IB Quantum Mechanics

Lecturer: Adrian Kent
Michaelmas Term 2018, 16 lectures, Tuesday, Thursday at 11am in Mill Lane lecture room 3

Printed lecture notes and slides

This page contains updated versions of the printed lecture notes and other course materials.
The latest version of the lecture notes is dated 11.11.18. The online notes are now in one file
and contain all the figures from the printed notes distributed in the first lecture.

Lecture note updates 15.10.18: included a short discussion of the Born rule for
finite interval position measurements, and corrections to eqns. (7.59) and (7.60).

Lecture note updates 19.10.18: replaced partial derivatives wrt x by total
derivatives in the time-independent Schrodinger equation (4.6) and later
equations in section 4. Replaced k by k' in discussion of transmitted
waves in section 5.1.

Lecture note updates 29.10.18: comment added on the positive definiteness
of the inner product on wavefunctions.

Lecture note updates 11.11.18 Important comments added on the general
definition of expectation value (p45). Comments added on the commutator
(p46). Discussion of periodic table corrected (p66).

Lecture note updates 14.11.18 Comment added on the definition
of the inner product in 3D QM, Eqn (7.13) clarified and extended. (p54)

Lecture note updates 16.11.18 Comments added at the end of section 7.2
on the extension of theorems 6.1-6.3 to 3D. Notation in section 7.2
corrected to refer to 3d vectors as underlined x. Minus sign
corrected in equation (7.73). [Also leading spaces removed in
some subsection headings, one comment in text transferred to footnote.]

Lecture note updates 05.12.18 Various small typos corrected.

Slides of all course lectures are now available.

Common problems in learning quantum mechanics and links to resources

Research suggests that students learning quantum mechanics for the
first time encounter similar problems and temporary confusions.
This seems to be true for students with a wide range of backgrounds
and aptitudes. The article below discusses some points where
confusion often arises: you may want to test yourself on the
questions. It also gives links to a range of simulation tools
designed to build and test intuitions about quantum mechanics.
https://physicstoday.scitation.org/doi/10.1063/1.2349732

Videos: double slit experiment

A video of a double slit experiment for electrons can be found at
https://www.youtube.com/watch?v=1LVkQfCptEs

A video of a double slit experiment for large molecules can be found at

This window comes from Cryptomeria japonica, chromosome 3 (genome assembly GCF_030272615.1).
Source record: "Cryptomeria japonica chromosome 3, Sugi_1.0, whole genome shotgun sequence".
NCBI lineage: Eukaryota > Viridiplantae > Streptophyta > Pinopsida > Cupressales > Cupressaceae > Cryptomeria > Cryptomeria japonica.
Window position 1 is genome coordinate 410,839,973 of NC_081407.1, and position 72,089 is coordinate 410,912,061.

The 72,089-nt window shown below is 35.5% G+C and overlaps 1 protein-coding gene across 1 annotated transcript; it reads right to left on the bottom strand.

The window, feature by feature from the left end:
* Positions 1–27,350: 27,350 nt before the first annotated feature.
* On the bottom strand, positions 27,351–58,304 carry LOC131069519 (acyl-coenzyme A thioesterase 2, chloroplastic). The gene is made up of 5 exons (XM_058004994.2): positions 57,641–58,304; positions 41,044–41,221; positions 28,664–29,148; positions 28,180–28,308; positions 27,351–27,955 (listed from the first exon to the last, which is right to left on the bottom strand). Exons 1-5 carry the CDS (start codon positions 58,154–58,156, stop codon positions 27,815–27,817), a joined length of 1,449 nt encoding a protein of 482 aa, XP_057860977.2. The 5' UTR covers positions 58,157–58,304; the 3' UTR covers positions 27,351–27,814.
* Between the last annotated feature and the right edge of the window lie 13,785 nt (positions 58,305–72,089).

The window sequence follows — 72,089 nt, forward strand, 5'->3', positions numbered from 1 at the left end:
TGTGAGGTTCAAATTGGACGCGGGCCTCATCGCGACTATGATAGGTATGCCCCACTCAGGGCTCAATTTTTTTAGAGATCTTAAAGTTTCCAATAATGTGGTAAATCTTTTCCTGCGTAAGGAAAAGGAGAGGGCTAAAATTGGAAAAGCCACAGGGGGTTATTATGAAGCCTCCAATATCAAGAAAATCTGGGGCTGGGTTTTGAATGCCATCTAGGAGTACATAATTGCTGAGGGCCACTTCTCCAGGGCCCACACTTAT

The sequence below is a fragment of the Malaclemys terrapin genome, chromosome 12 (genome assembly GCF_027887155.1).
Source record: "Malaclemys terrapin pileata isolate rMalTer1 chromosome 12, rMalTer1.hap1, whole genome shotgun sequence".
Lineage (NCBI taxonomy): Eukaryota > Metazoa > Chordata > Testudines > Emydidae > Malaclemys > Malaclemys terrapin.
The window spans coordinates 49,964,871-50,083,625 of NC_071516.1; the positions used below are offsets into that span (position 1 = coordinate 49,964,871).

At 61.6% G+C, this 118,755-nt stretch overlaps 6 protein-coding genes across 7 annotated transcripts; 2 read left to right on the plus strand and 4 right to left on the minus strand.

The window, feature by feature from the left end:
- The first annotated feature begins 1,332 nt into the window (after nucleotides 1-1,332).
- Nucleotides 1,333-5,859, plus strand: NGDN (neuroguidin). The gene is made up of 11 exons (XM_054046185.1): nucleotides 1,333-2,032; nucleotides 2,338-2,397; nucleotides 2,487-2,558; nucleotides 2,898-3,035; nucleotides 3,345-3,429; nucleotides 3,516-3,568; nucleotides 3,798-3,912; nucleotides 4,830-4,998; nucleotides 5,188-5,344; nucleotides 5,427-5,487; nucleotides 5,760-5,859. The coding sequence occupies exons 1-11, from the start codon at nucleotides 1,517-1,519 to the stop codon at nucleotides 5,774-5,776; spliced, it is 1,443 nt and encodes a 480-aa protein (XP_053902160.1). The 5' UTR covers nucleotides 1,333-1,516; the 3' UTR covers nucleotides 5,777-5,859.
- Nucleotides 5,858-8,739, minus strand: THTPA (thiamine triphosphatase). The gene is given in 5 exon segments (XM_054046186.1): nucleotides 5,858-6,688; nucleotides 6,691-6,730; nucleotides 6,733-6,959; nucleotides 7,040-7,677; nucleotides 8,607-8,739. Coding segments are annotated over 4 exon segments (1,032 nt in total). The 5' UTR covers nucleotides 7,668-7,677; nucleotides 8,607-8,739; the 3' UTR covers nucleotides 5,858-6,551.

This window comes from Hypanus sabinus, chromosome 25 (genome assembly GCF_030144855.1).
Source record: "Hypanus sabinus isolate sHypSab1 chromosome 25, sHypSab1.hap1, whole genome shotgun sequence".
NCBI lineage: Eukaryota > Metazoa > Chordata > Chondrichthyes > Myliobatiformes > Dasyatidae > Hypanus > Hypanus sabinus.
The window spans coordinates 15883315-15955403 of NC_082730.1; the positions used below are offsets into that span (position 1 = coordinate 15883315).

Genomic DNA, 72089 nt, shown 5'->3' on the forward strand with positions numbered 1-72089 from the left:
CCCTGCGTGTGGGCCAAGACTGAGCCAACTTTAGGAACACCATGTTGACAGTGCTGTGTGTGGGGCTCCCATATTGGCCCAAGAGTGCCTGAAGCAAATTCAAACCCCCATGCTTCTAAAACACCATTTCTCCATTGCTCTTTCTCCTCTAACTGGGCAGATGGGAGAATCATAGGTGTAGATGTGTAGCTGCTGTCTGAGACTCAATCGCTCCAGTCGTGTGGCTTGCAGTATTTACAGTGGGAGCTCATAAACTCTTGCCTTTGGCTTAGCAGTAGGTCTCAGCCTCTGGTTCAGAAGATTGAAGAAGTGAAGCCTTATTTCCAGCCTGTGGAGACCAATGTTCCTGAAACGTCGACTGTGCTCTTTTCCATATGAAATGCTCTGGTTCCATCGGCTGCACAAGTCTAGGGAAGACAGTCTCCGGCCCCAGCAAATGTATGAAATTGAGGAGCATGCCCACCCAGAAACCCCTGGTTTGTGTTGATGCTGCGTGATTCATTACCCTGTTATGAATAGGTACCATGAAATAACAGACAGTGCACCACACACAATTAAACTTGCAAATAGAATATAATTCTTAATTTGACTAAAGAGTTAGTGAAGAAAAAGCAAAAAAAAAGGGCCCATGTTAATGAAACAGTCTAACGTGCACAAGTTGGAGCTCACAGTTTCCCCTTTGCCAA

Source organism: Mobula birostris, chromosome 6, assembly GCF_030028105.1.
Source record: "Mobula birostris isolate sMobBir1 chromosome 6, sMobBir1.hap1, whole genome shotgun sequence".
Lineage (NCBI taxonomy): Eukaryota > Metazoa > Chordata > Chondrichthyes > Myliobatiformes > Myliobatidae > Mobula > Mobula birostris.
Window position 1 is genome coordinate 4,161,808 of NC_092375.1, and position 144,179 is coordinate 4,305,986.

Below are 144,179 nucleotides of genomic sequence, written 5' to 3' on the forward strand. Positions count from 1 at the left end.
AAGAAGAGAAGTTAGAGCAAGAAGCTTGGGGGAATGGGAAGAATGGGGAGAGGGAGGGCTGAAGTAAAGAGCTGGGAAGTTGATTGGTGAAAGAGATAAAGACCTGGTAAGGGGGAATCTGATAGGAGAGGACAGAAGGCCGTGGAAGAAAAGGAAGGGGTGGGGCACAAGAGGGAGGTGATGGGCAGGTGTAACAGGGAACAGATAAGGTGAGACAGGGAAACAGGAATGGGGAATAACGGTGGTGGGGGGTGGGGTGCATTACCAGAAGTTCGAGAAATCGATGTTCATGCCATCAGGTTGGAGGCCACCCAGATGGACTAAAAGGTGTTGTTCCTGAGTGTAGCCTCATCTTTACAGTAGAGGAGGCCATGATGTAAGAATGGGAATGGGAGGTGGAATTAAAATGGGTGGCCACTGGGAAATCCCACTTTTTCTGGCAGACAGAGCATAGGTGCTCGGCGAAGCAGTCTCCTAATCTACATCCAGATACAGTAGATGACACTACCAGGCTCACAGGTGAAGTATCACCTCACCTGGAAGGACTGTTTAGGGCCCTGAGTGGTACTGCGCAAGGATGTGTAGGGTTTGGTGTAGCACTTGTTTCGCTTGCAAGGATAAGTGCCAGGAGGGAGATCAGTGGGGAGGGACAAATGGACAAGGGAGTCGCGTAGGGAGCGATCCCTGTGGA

https://www.youtube.com/watch?v=wDx8tu-iX8U

A simulation of a wavepacket going through a double slit can be found at
https://www.youtube.com/watch?v=jHyO0A7C86E

Videos: scattering and tunnelling

Simulations of wavepacket scattering from various potentials can be found at
https://www.youtube.com/watch?v=mmLDtkpg3wQ
(near perfect reflection from a square potential with U>>E)

https://www.youtube.com/watch?v=TQIMQzw_-lQ
(scattering and transmission from a step potential: note that
the wavelength of the transmitted wave is longer, because
it loses some momentum in climbing the potential step.
This simulation gives a clear picture of wavepacket reflection and
transmission up to about 0.06; reflecting endpoint boundary
conditions confuse the picture after that.)

https://www.youtube.com/watch?v=8qOXof9_34M

Simulations of reflection from and tunnelling through a square potential barrier
can be found at
https://www.youtube.com/watch?v=4-PO-RHQsFA
https://www.youtube.com/watch?v=_3wFXHwRP4s

A short overview of scanning tunnelling microscopy and spectroscopy is at
https://en.wikipedia.org/wiki/Scanning_tunneling_microscope
(Video link on right hand side of wiki page.)

Videos: Ehrenfest's theorem

A nice illustration of Ehrenfest's theorem is given by calculating the
expectation value of the position of a wave packet in a harmonic oscillator potential,
which follows the same trajectory as a classical point particle
in the same potential. This is true for general wave packets,
and easy to follow visually for a Gaussian wave packet, because the expectation
value of the position corresponds to
the peak of the Gaussian. A short video simulation is at
https://www.youtube.com/watch?v=1fMi1nriS8Q

Videos: other

An interpretative dance inspired by quantum tunnelling (don't take the
accompanying explanations of tunnelling too seriously) can be found here:
https://vimeo.com/129387271

Demonstrations

The experimental demonstrations in the lectures can easily be reproduced
using a laser pointer (ideally not heavily polarised), a diffraction
grating, and a set of polarizer slides. Gratings and slides
can be obtained cheaply online, for example here:

https://www.amazon.co.uk/gp/product/B0074R9PXA/ref=oh_aui_search_detailp...
https://www.amazon.co.uk/gp/product/B01GQ0KZNY/ref=oh_aui_search_detailp...

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